• Families can talk about coping with disability, teachers who make a difference, and the importance of arts and music education. They can also discuss important events in history as they take place in the film, such as the death of a student in Vietnam and the assassinations of John F. Kennedy and John Lennon. Why does Mr. Holland react so severely when John Lennon dies? Is there a musician or music group that you feel that strongly about? In the film, Mr. Holland suggests that the roots of rock music lie in classical music. Parents may discuss with their kids how music from their generation has influenced current popular music. What do bands/musicians like The Strokes, Black Eyed Peas, and Kanye West have in common with The Kinks, Sly and the Family Stone, and Marvin Gaye?

Movie details

Theatrical release date:January 17, 1997
DVD/Streaming release date:August 24, 1999
Cast:Glenne Headly, Olympia Dukakis, Richard Dreyfuss
Director:Stephen Herek
Studio:Buena Vista
Topics:High school, Music and sing-along
Run time:143 minutes
MPAA rating:PG
MPAA explanation:mild language

This review of Mr. Holland's Opus was written by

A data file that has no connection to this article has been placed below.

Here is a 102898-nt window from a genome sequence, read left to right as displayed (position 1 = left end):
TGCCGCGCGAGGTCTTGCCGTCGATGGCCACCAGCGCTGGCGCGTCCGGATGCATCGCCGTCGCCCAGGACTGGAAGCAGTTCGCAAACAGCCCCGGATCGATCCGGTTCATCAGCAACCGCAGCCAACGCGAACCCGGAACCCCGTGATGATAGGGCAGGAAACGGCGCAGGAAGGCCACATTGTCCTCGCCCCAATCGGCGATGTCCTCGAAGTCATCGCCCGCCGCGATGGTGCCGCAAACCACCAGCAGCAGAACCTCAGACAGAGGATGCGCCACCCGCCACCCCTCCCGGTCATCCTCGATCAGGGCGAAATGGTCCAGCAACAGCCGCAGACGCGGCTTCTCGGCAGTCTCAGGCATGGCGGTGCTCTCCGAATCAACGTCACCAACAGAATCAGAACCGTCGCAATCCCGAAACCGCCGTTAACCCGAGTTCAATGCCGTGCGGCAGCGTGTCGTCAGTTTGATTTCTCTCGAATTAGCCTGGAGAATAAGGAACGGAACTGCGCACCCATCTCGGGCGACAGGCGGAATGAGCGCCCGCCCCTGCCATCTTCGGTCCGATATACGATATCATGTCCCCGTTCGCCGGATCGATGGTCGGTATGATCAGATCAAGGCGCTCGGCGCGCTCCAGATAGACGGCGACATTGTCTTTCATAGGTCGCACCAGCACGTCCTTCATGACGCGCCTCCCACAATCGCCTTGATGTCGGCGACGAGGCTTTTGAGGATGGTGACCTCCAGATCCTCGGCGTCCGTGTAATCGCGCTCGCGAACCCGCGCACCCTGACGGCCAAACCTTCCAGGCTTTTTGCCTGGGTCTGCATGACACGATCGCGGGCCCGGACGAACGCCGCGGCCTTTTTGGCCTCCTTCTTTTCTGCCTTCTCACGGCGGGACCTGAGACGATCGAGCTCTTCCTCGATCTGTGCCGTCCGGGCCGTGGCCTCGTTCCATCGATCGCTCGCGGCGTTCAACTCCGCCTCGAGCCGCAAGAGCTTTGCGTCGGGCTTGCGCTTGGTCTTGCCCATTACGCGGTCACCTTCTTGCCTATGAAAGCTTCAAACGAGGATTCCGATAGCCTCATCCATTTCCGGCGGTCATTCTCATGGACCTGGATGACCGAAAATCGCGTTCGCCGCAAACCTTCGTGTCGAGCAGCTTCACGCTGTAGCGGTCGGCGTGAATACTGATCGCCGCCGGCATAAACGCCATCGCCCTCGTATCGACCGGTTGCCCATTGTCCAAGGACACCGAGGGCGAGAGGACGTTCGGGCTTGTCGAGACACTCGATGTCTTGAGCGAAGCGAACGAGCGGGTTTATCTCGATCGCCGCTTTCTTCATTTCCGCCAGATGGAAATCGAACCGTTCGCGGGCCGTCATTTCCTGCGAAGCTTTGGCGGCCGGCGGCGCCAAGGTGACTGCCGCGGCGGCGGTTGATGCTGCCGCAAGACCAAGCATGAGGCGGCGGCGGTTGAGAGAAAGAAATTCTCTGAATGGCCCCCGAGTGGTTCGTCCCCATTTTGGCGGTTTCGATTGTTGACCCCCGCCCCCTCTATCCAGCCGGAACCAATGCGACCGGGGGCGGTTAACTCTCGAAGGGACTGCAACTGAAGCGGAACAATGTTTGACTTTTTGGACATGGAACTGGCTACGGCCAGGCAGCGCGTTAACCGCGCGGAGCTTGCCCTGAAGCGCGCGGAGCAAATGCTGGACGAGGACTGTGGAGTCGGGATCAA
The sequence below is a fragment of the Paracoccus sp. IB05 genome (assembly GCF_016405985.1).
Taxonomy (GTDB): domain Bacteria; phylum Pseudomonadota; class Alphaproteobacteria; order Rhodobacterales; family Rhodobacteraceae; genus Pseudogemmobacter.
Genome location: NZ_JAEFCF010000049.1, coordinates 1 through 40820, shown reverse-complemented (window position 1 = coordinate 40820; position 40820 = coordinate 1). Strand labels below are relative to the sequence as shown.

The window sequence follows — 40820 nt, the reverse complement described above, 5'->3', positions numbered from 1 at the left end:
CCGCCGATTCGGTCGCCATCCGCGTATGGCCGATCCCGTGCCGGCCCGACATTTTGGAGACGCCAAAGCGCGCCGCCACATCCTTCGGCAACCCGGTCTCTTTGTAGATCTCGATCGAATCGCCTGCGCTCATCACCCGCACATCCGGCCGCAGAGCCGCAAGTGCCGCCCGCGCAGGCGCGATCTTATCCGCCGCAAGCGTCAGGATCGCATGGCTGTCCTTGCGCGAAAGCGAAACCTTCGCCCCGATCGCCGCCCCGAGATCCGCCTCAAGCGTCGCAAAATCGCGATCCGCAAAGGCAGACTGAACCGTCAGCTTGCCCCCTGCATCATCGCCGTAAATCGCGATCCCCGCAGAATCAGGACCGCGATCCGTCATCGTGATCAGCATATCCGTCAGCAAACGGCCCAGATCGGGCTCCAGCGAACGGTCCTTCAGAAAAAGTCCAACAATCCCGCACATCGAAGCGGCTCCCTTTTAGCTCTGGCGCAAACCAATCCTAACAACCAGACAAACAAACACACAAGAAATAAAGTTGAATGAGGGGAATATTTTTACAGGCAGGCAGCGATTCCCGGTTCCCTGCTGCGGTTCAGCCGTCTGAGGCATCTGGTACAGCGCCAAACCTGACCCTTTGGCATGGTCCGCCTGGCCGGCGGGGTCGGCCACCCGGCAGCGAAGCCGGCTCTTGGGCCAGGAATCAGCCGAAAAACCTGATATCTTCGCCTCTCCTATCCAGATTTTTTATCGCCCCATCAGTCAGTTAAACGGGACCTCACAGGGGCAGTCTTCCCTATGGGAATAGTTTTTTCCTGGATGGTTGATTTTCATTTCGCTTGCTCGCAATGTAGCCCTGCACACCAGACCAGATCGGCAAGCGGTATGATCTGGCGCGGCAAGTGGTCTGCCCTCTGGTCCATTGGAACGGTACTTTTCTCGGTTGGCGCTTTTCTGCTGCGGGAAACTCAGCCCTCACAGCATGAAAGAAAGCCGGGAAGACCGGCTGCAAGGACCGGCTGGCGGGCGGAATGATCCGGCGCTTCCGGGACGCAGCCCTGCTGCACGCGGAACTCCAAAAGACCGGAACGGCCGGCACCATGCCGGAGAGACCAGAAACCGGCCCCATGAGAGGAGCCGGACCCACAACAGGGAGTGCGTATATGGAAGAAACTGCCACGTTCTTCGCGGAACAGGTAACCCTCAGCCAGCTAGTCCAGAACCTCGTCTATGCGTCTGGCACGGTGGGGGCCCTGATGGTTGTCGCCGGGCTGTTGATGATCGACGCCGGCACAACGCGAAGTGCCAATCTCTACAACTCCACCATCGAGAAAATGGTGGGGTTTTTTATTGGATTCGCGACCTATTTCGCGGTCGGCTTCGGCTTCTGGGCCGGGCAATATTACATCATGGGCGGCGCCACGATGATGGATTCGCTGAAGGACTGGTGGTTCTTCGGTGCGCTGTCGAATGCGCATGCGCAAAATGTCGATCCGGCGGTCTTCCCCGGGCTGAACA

Common Sense Media's unbiased ratings are conducted by expert reviewers and aren't influenced by the product's creators or by any of our funders, affiliates, or partners.

About these links

Common Sense Media, a nonprofit organization, earns a small affiliate fee from Amazon or iTunes when you use our links to make a purchase. Thank you for your support.

Read more

Great handpicked alternatives

What parents and kids say

See all user reviews

Share your thoughts with other parents and kids Write a user review

A safe community is important to us. Please observe our guidelines

Kid, 12 years old April 9, 2008

Not a school Movie

This movie I don't believe is a good school movie because when we watched it the reactions of some kids were highly immature. I am in grade 7 and we watched it with grade 8's. When the gay guys were walking in front of the High-School some kids laughed and my friends dad is gay so she felt really left out. I would advise teachers not to play it in a school atmosphere with kids my age. (Around 12)
Parent of a 13 year old Written byTsion March 6, 2009

A Moving and Meaningful Family Film...

Richard Dreyfuss is the best thing in MR. HOLLAND'S OPUS, a moving drama about a simple music teacher who impacts generations of children and learns his life has unexpected meaning. As the music teacher, Holland, Dreyfuss gives a wonderful performance, and he conveys the film's messages and morals perfectly. This is a great family film; you should overlook mild objectionable content simply because it is such a meaningful story. There is one "a*shole" is sign language, and Holland flirts with a beautiful student, who invites him to run away with her, but he declines. This is a wonderful family movie, and some corny moments pale in comparison to the moving and inspiring messages.
Parent Written byMatt B. October 29, 2015

Great movie but some kids may get bored with it.

Some young kids may not find this entertaining but it's a great movie.
What other families should know
Great messages
Great role models